Interview With Stella Mozgawa From Warpaint

Interview With Stella Mozgawa From Warpaint.

Warpaint’s drummer Stella Mozgawa isn’t just a talent with the sticks – For the band’s 2014 self-titled album, Mozgawa acted as an essential part of the preproduction process for many of the songs, engineering demos of the band, many of which formed the basis of what you hear on the finalized Flood-produced record. She also DJs parties and bars a few times a month in the Los Angeles area, where she spins everything from Turkish funk to ‘80s soft pop. Warpaint’s most recent release, a 12” split remix single with Daughter, features Stella laying down some minimal house beats with a ghostly array of samples and automated grooves. She has always considered herself the on-the-road type, and her penchant to be in a constant state of motion shows in her work.

Suffering from a minor foot injury, Stella and I talk on the phone, as she sits by patiently waiting for her surfing accident to heal. “I basically just shredded the bottom of my foot,” she says, adding that the sunny L.A. weather “is sort of indifferent to my pain.” Despite the mishap, she is in high spirits, and the two of us share an off the cuff discussion, discussing favorite records, DJing, working with Flood, and the influence of PJ Harvey.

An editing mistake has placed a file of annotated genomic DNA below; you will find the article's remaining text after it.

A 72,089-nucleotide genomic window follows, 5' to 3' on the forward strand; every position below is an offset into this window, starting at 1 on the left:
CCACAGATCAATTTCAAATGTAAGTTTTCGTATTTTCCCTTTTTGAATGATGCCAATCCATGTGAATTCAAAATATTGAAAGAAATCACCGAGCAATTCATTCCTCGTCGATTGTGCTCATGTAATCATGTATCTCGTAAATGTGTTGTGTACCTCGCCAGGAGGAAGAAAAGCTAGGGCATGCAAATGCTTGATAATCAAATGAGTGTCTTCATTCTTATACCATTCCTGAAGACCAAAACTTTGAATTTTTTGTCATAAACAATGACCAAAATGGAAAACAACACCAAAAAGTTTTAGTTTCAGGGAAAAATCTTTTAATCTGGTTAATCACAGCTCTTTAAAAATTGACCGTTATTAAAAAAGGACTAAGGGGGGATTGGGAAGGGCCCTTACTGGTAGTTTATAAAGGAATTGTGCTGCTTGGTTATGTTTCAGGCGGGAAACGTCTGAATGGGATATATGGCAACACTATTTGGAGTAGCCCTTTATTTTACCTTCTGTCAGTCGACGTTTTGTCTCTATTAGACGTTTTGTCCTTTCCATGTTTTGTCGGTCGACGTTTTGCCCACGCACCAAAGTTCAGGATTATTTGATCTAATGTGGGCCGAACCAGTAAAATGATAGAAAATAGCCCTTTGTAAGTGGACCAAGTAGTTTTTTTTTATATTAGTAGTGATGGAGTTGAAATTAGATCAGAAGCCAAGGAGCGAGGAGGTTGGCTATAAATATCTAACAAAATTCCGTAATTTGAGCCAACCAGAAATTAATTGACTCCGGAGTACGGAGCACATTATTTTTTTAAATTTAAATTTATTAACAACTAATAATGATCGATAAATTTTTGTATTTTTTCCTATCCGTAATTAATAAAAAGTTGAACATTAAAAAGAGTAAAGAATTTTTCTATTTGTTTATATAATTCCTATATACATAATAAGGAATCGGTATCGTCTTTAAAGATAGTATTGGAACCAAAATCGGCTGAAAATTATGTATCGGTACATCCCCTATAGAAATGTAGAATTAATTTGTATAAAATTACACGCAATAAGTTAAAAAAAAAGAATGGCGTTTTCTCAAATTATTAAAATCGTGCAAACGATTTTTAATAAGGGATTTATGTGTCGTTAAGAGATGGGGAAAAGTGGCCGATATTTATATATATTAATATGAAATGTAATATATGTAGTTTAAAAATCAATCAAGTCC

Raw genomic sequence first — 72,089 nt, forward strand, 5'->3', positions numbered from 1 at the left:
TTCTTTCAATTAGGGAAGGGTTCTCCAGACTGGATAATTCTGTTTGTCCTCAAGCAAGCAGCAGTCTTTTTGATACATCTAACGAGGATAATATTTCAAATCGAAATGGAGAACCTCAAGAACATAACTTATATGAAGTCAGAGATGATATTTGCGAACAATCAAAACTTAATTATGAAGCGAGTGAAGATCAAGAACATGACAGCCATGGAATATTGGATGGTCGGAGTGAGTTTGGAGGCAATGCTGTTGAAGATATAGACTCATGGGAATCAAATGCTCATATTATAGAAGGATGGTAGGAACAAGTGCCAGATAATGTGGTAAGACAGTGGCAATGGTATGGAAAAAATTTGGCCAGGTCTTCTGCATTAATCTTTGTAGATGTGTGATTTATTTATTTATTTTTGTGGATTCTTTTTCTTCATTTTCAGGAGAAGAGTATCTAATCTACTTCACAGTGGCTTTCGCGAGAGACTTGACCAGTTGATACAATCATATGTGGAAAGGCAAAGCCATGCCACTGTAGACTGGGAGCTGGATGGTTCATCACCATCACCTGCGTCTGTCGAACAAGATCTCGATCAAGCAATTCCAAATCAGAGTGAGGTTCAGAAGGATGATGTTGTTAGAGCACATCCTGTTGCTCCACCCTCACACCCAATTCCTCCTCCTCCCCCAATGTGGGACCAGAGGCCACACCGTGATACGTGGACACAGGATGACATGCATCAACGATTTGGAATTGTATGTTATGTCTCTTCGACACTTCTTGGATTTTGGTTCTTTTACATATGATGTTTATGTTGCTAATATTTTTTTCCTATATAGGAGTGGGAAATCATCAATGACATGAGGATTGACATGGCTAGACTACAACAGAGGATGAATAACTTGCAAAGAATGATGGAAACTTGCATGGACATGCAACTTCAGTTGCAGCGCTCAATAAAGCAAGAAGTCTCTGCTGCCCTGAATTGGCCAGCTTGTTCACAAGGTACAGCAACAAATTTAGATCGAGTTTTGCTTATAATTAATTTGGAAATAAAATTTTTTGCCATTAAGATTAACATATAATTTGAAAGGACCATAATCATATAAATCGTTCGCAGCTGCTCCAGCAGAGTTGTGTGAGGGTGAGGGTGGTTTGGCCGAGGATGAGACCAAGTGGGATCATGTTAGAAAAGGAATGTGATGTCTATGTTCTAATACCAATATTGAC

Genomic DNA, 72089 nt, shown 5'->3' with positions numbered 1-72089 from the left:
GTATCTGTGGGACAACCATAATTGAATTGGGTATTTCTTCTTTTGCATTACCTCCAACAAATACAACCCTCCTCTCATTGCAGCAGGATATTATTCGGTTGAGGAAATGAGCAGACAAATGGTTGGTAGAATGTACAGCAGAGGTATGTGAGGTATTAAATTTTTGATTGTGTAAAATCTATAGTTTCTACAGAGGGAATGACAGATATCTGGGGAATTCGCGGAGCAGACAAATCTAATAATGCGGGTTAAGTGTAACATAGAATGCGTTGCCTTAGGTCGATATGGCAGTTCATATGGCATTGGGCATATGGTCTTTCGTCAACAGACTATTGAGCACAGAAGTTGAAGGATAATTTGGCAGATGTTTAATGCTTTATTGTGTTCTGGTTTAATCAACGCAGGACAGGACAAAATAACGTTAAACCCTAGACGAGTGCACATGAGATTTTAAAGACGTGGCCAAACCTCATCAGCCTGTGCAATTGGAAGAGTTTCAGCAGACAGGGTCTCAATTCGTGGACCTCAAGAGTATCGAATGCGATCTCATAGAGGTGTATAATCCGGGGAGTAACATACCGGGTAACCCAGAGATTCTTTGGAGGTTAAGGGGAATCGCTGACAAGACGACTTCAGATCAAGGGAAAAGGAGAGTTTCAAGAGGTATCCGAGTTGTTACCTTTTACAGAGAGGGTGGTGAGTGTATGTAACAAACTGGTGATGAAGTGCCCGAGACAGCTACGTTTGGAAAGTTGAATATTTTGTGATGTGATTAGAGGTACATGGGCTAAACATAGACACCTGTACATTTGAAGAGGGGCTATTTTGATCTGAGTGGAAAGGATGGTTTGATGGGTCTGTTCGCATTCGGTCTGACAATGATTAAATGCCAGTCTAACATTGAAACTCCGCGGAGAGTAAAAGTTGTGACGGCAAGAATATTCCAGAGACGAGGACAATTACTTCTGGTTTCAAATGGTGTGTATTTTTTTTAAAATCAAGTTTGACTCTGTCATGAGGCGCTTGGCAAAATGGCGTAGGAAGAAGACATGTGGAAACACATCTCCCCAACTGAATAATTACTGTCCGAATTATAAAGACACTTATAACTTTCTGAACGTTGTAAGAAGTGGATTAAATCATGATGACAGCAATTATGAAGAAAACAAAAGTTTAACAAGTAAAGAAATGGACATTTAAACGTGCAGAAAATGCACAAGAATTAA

Northern Transmissions: What do you think you’ve learned about yourself that the tour is over?

Stella Mozgawa: For me personally:  even  though I’ve been touring for ten years of my life – I always though of myself as a road dog. — I guess at the end of this period, being a little bit older and wiser, I realize that I’m just as happy being at home making music and staying in one place for more than a month’s time. My adventuring spirit is still very much alive, but it’s not so much the primary joy in my life.

NT: What do you do when you are just home chilling, and there’s nothing wrong with your foot?

[SM: Laughs] Well, I wonder if it would be different. I mean when you’re at home and you can’t distract yourself with going out to a bar or DJing somewhere…You really find out what you like to do with your spare time, and how you like to tour manage your days. I feel like I really enjoy working on music when I’m at home. I get a great amount of joy from making music on my own, and with other people obviously, but there’s nothing like that time of being creative and having your own output.

NT: How did you get in touch with Flood to produce the most recent Warpaint recod?

SM: A friend of Emily [Kokal] had mentioned that he would be a really appropriate producer, so when the idea of using someone for this record, we were already in London and thought ‘what the hell?’ and reached out to him. He’s very particular about what he does and who he works with. He genuinely feels like ‘I can help to make this record better.’ That’s pretty rare for a producer.

NT: Do you have a favorite record that he has produced?